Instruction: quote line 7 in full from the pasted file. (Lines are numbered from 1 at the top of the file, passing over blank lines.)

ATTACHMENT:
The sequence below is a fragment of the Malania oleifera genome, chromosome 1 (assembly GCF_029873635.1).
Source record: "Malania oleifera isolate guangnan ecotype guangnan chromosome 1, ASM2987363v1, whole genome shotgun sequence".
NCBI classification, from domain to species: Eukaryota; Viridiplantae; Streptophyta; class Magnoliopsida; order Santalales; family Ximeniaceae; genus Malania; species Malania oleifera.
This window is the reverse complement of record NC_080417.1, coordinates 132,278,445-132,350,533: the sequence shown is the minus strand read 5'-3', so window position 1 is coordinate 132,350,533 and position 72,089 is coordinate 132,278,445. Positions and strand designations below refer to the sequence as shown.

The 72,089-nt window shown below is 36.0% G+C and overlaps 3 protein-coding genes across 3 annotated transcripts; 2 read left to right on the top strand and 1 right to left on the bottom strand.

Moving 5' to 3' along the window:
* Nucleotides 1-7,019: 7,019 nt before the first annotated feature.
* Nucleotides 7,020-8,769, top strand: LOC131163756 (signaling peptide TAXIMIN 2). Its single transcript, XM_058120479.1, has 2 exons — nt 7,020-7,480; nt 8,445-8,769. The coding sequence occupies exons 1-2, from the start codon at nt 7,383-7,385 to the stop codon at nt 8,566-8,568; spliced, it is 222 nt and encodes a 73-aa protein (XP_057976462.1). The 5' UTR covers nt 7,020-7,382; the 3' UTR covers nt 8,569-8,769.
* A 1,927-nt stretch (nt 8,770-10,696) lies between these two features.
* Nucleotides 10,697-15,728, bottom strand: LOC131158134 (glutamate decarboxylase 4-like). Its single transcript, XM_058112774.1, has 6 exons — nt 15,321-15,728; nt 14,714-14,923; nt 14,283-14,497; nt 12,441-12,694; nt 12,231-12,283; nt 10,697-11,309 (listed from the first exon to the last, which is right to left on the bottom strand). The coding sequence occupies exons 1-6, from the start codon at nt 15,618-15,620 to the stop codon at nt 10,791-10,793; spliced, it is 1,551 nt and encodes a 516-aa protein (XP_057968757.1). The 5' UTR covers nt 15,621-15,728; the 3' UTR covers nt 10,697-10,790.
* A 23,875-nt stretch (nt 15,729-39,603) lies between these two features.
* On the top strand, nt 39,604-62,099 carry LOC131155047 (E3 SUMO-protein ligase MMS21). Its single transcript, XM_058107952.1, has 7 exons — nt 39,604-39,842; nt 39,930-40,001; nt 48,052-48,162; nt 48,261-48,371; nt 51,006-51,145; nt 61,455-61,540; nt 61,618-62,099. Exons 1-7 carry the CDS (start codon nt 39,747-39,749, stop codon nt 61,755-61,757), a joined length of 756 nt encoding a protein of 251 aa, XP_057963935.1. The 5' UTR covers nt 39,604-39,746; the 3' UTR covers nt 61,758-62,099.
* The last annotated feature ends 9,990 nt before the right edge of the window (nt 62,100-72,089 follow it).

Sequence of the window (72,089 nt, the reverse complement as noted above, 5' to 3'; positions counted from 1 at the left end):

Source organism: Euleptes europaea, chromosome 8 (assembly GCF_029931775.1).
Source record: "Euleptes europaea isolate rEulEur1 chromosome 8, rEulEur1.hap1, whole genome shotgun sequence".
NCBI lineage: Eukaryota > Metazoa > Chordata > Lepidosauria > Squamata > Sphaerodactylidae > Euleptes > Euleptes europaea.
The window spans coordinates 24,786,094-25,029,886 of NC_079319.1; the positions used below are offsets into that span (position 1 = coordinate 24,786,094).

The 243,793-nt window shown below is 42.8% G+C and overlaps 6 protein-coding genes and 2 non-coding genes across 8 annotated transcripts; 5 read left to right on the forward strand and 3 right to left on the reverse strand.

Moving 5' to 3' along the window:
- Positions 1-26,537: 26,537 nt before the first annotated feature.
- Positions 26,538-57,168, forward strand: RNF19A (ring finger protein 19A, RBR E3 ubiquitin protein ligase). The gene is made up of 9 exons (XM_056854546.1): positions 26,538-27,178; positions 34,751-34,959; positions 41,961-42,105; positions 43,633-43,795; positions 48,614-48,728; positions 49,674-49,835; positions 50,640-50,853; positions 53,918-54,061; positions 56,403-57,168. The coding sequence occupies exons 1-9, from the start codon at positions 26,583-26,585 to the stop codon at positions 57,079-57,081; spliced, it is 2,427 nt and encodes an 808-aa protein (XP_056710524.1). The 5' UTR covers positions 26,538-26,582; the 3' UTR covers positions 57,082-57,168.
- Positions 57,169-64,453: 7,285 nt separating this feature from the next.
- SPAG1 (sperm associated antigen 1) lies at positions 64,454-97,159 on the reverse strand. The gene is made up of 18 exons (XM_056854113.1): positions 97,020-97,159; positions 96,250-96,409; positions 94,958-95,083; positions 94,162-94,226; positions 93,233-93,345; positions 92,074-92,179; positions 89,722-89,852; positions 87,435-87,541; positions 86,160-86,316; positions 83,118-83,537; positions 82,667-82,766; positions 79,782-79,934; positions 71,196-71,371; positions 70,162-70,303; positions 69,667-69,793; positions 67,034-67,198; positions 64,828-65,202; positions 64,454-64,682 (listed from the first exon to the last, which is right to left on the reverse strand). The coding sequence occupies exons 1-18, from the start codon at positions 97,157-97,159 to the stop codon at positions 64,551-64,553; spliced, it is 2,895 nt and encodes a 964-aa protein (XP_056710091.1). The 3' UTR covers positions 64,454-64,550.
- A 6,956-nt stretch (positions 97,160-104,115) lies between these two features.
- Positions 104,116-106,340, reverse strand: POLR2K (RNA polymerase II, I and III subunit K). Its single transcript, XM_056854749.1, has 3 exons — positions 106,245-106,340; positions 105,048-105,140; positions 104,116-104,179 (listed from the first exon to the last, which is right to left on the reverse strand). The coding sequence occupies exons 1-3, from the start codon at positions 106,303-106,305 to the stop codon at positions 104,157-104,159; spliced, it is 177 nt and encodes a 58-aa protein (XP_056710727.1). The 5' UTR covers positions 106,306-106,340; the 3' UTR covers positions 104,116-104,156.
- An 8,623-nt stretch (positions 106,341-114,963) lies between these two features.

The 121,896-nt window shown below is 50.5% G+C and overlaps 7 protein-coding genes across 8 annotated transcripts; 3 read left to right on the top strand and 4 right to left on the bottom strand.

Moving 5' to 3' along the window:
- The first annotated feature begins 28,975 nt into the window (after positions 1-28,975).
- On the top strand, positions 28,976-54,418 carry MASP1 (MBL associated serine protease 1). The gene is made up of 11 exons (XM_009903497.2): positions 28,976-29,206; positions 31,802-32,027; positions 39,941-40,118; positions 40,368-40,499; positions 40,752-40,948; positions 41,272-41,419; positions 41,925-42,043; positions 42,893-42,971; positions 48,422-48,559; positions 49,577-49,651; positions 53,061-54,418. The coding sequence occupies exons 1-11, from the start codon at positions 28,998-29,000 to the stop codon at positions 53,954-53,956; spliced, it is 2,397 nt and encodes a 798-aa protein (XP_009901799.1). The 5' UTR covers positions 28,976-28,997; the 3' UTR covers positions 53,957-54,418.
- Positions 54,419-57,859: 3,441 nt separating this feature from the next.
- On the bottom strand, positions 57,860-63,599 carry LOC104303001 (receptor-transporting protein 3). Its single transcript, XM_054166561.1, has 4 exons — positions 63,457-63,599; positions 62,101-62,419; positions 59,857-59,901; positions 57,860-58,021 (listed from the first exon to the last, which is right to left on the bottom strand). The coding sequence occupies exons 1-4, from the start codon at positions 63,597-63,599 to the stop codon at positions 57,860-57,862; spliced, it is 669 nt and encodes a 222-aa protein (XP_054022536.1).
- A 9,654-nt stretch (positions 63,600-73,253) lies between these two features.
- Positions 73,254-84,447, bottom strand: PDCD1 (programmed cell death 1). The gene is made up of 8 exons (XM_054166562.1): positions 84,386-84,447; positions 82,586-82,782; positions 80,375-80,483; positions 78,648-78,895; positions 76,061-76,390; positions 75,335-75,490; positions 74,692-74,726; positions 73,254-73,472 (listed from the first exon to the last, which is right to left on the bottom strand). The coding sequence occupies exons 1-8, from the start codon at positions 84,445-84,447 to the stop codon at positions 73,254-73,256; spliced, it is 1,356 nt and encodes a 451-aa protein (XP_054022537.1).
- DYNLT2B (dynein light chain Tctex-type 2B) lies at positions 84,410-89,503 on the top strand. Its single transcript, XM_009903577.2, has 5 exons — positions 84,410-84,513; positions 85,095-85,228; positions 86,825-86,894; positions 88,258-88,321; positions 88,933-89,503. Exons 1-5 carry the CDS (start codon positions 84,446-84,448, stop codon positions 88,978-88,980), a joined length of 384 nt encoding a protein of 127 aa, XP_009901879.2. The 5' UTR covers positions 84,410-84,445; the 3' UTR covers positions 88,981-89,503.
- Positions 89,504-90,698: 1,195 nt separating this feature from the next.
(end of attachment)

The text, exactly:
* Nucleotides 1-7,019: 7,019 nt before the first annotated feature.